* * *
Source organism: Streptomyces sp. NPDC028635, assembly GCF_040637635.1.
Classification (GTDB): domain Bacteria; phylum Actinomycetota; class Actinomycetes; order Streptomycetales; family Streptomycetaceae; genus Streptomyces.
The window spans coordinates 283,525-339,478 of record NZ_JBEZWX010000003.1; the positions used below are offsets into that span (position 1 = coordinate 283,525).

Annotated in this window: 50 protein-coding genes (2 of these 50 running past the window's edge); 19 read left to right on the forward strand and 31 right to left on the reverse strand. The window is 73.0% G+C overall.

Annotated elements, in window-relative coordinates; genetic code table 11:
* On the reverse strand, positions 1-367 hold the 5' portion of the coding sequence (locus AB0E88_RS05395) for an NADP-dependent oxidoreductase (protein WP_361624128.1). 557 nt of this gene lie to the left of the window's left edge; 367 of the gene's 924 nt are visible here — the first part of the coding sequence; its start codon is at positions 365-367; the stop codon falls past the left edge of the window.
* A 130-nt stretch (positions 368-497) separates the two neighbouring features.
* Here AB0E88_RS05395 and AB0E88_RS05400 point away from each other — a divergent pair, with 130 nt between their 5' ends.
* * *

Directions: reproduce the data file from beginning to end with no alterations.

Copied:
Source organism: Streptomyces sp. NPDC028635, assembly GCF_040637635.1.
Classification (GTDB): domain Bacteria; phylum Actinomycetota; class Actinomycetes; order Streptomycetales; family Streptomycetaceae; genus Streptomyces.
The window spans coordinates 283,525-339,478 of record NZ_JBEZWX010000003.1; the positions used below are offsets into that span (position 1 = coordinate 283,525).

Annotated in this window: 50 protein-coding genes (2 of these 50 running past the window's edge); 19 read left to right on the forward strand and 31 right to left on the reverse strand. The window is 73.0% G+C overall.

Annotated elements, in window-relative coordinates; genetic code table 11:
* On the reverse strand, positions 1-367 hold the 5' portion of the coding sequence (locus AB0E88_RS05395) for an NADP-dependent oxidoreductase (protein WP_361624128.1). 557 nt of this gene lie to the left of the window's left edge; 367 of the gene's 924 nt are visible here — the first part of the coding sequence; its start codon is at positions 365-367; the stop codon falls past the left edge of the window.
* A 130-nt stretch (positions 368-497) separates the two neighbouring features.
* Here AB0E88_RS05395 and AB0E88_RS05400 point away from each other — a divergent pair, with 130 nt between their 5' ends.